Sun | Dec 17, 2017

Inaction against lying cops hurting JCF - lawyer

Published:Monday | October 30, 2017 | 12:00 AMBarbara Gayle
Peter Champagnie

Prominent attorney-at-law Peter Champagnie has expressed concern that no action is being taken against cops who manufacture evidence against accused persons to secure convictions.

Champagnie made his comments last Friday following the acquittal of an accused in a case where the policeman who had reportedly lied in a case in the Gun Court in 2014 was the investigating officer.

"I am deeply concerned that whenever glaring evidence is unearthed in court that some police officers have lied or manufactured cases against accused persons, these officers continue in the force without facing disciplinary action," said Champagnie.

"This kind of situation undermines the efforts of the majority of other police officers who are true to their cause and reinforces the public's misperception that the force is corrupt," added Champagnie.

 

Lying cop, contradicting evidence

 

The policeman's past came up when 23-year-old Sheldon Heywood, painter, of Spanish Town, St Catherine, faced trial for illegal possession of firearm and ammunition.

It was alleged that on May 2, 2014, during a search by the police of a group of men in the Bow Tie community in Spanish Town, Heywood was found with an illegal firearm with one round of ammunition.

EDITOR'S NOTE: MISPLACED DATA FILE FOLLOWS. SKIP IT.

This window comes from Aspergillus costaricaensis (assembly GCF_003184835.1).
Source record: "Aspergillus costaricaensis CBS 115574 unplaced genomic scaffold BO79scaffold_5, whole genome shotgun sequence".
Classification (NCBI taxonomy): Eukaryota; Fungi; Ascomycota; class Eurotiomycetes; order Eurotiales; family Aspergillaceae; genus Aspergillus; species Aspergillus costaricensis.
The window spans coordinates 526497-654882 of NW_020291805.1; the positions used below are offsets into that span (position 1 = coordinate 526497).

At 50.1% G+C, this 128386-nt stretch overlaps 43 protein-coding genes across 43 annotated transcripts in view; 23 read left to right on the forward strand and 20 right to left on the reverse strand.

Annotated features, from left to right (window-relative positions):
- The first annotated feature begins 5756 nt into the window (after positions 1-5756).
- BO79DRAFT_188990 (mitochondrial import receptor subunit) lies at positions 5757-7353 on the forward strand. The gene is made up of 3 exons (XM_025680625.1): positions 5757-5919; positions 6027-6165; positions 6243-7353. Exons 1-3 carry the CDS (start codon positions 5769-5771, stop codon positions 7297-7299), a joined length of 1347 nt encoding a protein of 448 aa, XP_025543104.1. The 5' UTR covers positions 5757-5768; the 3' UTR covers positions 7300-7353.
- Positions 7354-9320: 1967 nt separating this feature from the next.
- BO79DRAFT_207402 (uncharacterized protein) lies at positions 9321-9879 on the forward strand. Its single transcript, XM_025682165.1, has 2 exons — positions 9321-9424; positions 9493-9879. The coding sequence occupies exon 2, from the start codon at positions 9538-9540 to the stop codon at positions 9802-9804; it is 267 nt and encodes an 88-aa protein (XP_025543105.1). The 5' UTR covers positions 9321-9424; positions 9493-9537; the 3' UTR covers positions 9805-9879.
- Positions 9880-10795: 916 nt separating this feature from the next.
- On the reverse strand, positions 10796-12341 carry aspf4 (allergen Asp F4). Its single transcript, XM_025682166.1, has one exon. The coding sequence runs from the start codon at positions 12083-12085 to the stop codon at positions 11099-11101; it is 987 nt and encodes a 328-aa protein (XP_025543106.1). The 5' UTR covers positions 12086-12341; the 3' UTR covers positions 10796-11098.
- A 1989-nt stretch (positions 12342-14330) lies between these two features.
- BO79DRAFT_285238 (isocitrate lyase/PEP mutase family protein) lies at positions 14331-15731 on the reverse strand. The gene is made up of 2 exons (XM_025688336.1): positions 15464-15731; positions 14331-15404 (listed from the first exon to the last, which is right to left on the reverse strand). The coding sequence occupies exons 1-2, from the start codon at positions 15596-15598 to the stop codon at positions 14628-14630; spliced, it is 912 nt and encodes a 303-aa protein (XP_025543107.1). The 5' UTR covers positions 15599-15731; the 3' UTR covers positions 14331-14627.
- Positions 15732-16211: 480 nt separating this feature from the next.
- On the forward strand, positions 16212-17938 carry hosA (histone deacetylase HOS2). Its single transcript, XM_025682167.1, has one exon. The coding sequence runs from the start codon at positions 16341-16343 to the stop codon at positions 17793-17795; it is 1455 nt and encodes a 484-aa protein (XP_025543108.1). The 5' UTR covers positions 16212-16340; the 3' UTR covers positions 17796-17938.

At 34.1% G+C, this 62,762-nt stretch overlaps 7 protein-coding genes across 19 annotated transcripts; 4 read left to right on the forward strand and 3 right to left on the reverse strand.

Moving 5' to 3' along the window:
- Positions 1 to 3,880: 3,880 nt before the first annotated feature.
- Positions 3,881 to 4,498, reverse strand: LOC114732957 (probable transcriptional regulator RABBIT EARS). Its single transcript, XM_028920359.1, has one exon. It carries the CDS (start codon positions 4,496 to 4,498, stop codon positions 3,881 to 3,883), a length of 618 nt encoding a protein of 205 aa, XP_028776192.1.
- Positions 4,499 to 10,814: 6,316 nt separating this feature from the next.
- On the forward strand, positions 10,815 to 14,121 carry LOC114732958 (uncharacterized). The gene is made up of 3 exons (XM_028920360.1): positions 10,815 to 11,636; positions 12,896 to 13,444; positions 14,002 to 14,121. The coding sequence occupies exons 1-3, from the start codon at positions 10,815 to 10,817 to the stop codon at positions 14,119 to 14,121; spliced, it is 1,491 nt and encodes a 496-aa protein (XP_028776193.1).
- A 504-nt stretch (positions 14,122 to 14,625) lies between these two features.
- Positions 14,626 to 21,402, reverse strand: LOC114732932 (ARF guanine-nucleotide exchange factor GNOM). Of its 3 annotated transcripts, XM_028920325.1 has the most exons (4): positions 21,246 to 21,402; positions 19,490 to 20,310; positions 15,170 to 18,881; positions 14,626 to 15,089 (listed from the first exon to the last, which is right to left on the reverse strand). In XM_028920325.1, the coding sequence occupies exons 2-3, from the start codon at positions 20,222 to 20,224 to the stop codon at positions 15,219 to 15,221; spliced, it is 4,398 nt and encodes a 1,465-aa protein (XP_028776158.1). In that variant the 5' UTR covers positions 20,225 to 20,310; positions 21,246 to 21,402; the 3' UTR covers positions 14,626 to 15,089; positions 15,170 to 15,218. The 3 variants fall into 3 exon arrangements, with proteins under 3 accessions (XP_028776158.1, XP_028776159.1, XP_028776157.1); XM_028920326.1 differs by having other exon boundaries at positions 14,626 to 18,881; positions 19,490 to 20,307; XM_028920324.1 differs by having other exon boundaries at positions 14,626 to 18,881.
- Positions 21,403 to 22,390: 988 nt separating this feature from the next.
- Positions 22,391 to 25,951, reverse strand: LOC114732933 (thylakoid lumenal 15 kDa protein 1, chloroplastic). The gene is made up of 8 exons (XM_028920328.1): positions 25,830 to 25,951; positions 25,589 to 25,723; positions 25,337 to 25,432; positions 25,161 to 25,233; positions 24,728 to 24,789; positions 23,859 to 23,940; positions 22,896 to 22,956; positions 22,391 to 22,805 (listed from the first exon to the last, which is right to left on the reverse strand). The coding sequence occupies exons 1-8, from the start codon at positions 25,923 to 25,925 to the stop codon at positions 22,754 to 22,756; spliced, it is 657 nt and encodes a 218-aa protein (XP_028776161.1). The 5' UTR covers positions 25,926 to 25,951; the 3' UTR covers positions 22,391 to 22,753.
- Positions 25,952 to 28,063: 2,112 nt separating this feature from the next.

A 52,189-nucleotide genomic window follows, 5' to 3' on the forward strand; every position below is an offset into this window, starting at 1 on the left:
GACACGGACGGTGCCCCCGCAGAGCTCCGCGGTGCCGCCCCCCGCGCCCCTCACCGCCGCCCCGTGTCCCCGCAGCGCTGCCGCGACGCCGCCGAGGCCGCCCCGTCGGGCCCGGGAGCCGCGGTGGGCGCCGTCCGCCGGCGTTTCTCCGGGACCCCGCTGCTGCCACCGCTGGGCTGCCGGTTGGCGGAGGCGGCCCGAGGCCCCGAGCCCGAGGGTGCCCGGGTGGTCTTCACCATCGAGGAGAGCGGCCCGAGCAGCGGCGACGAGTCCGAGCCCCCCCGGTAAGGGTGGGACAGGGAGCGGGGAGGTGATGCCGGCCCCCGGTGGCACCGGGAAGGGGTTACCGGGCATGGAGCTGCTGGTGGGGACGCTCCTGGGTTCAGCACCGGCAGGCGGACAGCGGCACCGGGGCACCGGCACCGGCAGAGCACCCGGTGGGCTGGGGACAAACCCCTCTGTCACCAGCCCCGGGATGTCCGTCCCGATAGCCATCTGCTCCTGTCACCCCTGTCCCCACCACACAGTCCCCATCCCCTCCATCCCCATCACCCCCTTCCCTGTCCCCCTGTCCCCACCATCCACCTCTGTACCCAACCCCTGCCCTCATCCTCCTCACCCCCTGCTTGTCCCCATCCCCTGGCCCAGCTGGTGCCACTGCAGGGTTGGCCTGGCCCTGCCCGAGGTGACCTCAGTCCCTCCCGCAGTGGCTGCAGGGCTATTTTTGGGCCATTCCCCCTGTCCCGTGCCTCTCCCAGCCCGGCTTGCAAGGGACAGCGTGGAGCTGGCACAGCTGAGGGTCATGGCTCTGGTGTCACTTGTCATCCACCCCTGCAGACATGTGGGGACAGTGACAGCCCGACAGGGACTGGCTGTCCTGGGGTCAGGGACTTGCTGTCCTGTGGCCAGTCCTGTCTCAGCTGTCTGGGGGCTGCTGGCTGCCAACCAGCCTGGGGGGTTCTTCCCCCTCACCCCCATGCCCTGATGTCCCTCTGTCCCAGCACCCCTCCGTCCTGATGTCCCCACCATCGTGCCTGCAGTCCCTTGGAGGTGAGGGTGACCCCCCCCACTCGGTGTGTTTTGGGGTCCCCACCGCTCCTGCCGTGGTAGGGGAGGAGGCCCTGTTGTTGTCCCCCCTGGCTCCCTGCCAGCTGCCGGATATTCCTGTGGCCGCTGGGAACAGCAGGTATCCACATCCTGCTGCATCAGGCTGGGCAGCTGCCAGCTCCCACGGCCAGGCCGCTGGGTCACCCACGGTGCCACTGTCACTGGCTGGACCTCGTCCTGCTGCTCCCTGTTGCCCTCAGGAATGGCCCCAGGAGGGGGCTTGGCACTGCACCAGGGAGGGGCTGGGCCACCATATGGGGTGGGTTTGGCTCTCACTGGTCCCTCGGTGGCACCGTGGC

Two policemen testified at the trial in the Gun Court and one said he removed the firearm from Heywood's waistband, while the other said he observed the firearm being removed.

But during cross-examination, Champagnie, who was representing Heywood, suggested to the policeman who was the observer that in the past, he had given false evidence against another man in the Gun Court.

When he denied the suggestion, Champagnie produced a Gleaner article of September 2014 to support his claim that the policeman had fabricated a story that he had taken a magazine with ammunition from the trouser pocket of David Clarke, of Riverton City, St Andrew.

Champagnie also suggested to the cop that the newspaper report had alluded to the fact that a member of the Jamaica Defence Force had testified that the magazine was found in bushes, thereby contradicting his evidence.

Champagnie then produced newspaper articles that Clarke, on being acquitted, had sued the State for malicious prosecution and false imprisonment and was awarded

$6 million.

The policeman said he had read the articles but maintained that his account in Clarke's case was the truth. He denied Champagnie's suggestion that he was an habitual prevaricator when it came to giving evidence in court.

The other cop said he did not consult with anyone before writing his statement and was adamant that the gun was taken from Heywood.

Champagnie made a no-case submission and argued that his client should be freed.

Justice Lorna Shelly Williams upheld the no-case submission and remarked that the attendant history of the cop would have impacted on his credibility.

The judge said further that she found it remarkable that although one of the policemen said he did not consult with the other, the statements were identical in every respect.